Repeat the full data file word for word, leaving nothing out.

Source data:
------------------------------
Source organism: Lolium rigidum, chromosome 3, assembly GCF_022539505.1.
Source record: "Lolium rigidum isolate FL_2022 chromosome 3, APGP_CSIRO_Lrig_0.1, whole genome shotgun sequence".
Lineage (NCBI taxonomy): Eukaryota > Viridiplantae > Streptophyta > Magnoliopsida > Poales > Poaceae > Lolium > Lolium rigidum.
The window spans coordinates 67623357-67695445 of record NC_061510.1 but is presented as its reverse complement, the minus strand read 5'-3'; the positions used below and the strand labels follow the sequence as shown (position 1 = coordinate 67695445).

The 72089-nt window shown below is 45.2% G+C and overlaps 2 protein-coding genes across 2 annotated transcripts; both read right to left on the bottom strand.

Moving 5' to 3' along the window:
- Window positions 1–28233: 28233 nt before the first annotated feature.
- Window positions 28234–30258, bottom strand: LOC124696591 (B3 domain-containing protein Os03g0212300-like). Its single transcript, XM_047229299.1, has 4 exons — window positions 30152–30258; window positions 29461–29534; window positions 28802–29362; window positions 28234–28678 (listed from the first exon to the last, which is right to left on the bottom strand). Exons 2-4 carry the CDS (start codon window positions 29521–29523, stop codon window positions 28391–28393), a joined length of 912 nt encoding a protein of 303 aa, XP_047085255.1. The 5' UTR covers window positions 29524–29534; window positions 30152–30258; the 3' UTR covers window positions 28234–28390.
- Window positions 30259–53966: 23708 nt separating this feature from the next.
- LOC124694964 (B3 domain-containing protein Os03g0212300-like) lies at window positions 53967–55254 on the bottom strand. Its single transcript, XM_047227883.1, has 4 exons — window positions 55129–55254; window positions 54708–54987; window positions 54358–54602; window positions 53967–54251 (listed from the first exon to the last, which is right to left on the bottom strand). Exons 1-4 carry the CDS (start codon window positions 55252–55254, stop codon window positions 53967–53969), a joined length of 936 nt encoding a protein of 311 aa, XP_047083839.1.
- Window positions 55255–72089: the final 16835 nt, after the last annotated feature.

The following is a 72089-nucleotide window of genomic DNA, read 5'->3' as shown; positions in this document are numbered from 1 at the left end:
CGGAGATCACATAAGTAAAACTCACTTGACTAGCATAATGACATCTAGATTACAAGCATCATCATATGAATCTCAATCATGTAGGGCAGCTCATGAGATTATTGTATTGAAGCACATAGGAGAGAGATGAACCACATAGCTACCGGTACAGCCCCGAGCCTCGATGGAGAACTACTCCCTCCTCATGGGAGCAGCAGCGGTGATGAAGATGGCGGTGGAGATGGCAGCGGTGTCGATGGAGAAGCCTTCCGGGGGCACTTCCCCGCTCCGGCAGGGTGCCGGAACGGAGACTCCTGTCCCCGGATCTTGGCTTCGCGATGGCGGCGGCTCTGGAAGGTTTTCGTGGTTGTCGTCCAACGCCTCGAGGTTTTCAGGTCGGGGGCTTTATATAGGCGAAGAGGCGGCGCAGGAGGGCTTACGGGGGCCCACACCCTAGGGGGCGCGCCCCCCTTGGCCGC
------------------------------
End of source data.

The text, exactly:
Source organism: Lolium rigidum, chromosome 3, assembly GCF_022539505.1.
Source record: "Lolium rigidum isolate FL_2022 chromosome 3, APGP_CSIRO_Lrig_0.1, whole genome shotgun sequence".
Lineage (NCBI taxonomy): Eukaryota > Viridiplantae > Streptophyta > Magnoliopsida > Poales > Poaceae > Lolium > Lolium rigidum.
The window spans coordinates 67623357-67695445 of record NC_061510.1 but is presented as its reverse complement, the minus strand read 5'-3'; the positions used below and the strand labels follow the sequence as shown (position 1 = coordinate 67695445).

The 72089-nt window shown below is 45.2% G+C and overlaps 2 protein-coding genes across 2 annotated transcripts; both read right to left on the bottom strand.

Moving 5' to 3' along the window:
- Window positions 1–28233: 28233 nt before the first annotated feature.
- Window positions 28234–30258, bottom strand: LOC124696591 (B3 domain-containing protein Os03g0212300-like). Its single transcript, XM_047229299.1, has 4 exons — window positions 30152–30258; window positions 29461–29534; window positions 28802–29362; window positions 28234–28678 (listed from the first exon to the last, which is right to left on the bottom strand). Exons 2-4 carry the CDS (start codon window positions 29521–29523, stop codon window positions 28391–28393), a joined length of 912 nt encoding a protein of 303 aa, XP_047085255.1. The 5' UTR covers window positions 29524–29534; window positions 30152–30258; the 3' UTR covers window positions 28234–28390.
- Window positions 30259–53966: 23708 nt separating this feature from the next.
- LOC124694964 (B3 domain-containing protein Os03g0212300-like) lies at window positions 53967–55254 on the bottom strand. Its single transcript, XM_047227883.1, has 4 exons — window positions 55129–55254; window positions 54708–54987; window positions 54358–54602; window positions 53967–54251 (listed from the first exon to the last, which is right to left on the bottom strand). Exons 1-4 carry the CDS (start codon window positions 55252–55254, stop codon window positions 53967–53969), a joined length of 936 nt encoding a protein of 311 aa, XP_047083839.1.
- Window positions 55255–72089: the final 16835 nt, after the last annotated feature.

The following is a 72089-nucleotide window of genomic DNA, read 5'->3' as shown; positions in this document are numbered from 1 at the left end:
CGGAGATCACATAAGTAAAACTCACTTGACTAGCATAATGACATCTAGATTACAAGCATCATCATATGAATCTCAATCATGTAGGGCAGCTCATGAGATTATTGTATTGAAGCACATAGGAGAGAGATGAACCACATAGCTACCGGTACAGCCCCGAGCCTCGATGGAGAACTACTCCCTCCTCATGGGAGCAGCAGCGGTGATGAAGATGGCGGTGGAGATGGCAGCGGTGTCGATGGAGAAGCCTTCCGGGGGCACTTCCCCGCTCCGGCAGGGTGCCGGAACGGAGACTCCTGTCCCCGGATCTTGGCTTCGCGATGGCGGCGGCTCTGGAAGGTTTTCGTGGTTGTCGTCCAACGCCTCGAGGTTTTCAGGTCGGGGGCTTTATATAGGCGAAGAGGCGGCGCAGGAGGGCTTACGGGGGCCCACACCCTAGGGGGCGCGCCCCCCTTGGCCGC